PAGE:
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Exploring the art of prose

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THE CLASSROOM CORNER

We often hear from creative writing instructors that they find CRAFT to be very useful in the classroom. We listened, and we've made this corner as a quick resource, a curated list of some of our favorites. This list is NOT exhaustive—our pages are full of short fiction, flash fiction, creative nonfiction, critical essays, interviews, book reviews and annotations, roundups of all things literary, and more. This is a handy place to start!

We will continually update this list, so check back when making those syllabi, and for quick inspiration anytime.

The Semantics of Belonging: Asian American Identity and Cost of the American Dream in Ling Ma’s Severance

December 7, 2021

  By Khushi Daryani • “Only in America do you have the luxury of being depressed,” claims Ruifang from Ling Ma’s Severence (Ma, 226). A recently resurfaced novel due to its uncanny similarity to the global pandemic, it contains several…

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Hybrid Interview: Cheryl Pappas

November 16, 2021

  Essay by Kristin Tenor • There is a certain longing found within Cheryl Pappas’s debut flash fiction collection, The Clarity of Hunger. The sixteen pieces included in the collection, many previously published in well-established literary journals such as The…

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Art of the Opening: Tyler Barton

November 2, 2021

  From a distance, you can see the lights. The air is mosquito-thick, damp. The usually desolate backroads of Butler County, PA have become a caravan of motor enthusiasts. From the grassy shoulder, a deer struts with meticulous posture as…

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Shaping, Containing, and Dissecting Emotion in Kristen Radtke’s SEEK YOU

October 26, 2021

  By Stephanie Trott • I learned to love long-form graphic narratives during a time often associated with loneliness: college. Neither wunderkind nor department darling, I often felt an imposter in my undergraduate English classes and struggled to determine one…

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Interview: Robert Lopez

October 12, 2021

  Robert Lopez’s fiction delves deep into those devastating moments which bring into question how it is we survive this strange, oftentimes volatile, experiment we call life. His characters are real people with real problems, many of them confused as…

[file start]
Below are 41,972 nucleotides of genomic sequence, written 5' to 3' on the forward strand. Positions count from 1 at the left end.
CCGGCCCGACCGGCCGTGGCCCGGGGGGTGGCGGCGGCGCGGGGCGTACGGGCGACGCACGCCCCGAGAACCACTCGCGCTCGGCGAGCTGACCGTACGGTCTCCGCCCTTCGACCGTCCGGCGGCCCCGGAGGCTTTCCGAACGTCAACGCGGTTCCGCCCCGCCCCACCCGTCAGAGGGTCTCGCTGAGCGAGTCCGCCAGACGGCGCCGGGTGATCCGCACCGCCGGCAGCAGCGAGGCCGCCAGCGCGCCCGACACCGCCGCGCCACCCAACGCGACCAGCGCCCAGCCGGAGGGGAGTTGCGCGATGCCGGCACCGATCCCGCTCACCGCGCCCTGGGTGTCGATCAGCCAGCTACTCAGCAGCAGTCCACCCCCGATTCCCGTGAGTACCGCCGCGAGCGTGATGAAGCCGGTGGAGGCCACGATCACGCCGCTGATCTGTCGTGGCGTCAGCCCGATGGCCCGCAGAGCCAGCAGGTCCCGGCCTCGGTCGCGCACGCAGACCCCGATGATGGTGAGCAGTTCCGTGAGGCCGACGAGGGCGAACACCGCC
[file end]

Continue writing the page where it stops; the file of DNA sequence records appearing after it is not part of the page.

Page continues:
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Classics in the Maze: Michael Ende’s THE MIRROR IN THE MIRROR: A LABYRINTH

September 14, 2021

  utque ope virginea nullis iterata priorum ianua difficilis filo est inuenta relecto —Ovid, Metamorphoses Das stammt alles aus anderen Zeiten. —Michael Ende, Der Spiegel im Spiegel. Ein Labyrinth   Essay by Tamara Beneyto • Writer Michael Ende is mainly…

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On (Not) Tracking Movement

August 31, 2021

  By Mike Goodwin • Part I: In Action On its own, readers see a sentence like the opening of Raymond Carver’s “The Bath” which reads, “Saturday afternoon the mother drove to the bakery in the shopping center,” and react…

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Hybrid Interview: Matt Bell

August 17, 2021

  Essay by Jesse Motte • Matt Bell’s new novel, Appleseed, explores the climate-disaster subgenre through an interlocking system of storytelling whereby myth, legend, and Bell’s own originality converge. The novel follows three characters as they navigate the spaces between…

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Flesh and Blood Ideas in J.M. Coetzee’s ELIZABETH COSTELLO

August 3, 2021

  By Maggie Kast • When I’ve given a character my own thoughts on a subject close to my heart, I’ve heard critiques of my writing like, “Sounds authorial,” or, “Your character wouldn’t say that—those are your ideas.” Explication by…

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The Second Iceberg Theory

July 27, 2021

  By Matthew Duffus • Every fiction writer I know is familiar with Ernest Hemingway’s “Iceberg Theory,” explained most succinctly in Death in the Afternoon, his nonfiction book on bullfighting: “If a writer of prose knows enough about what he…

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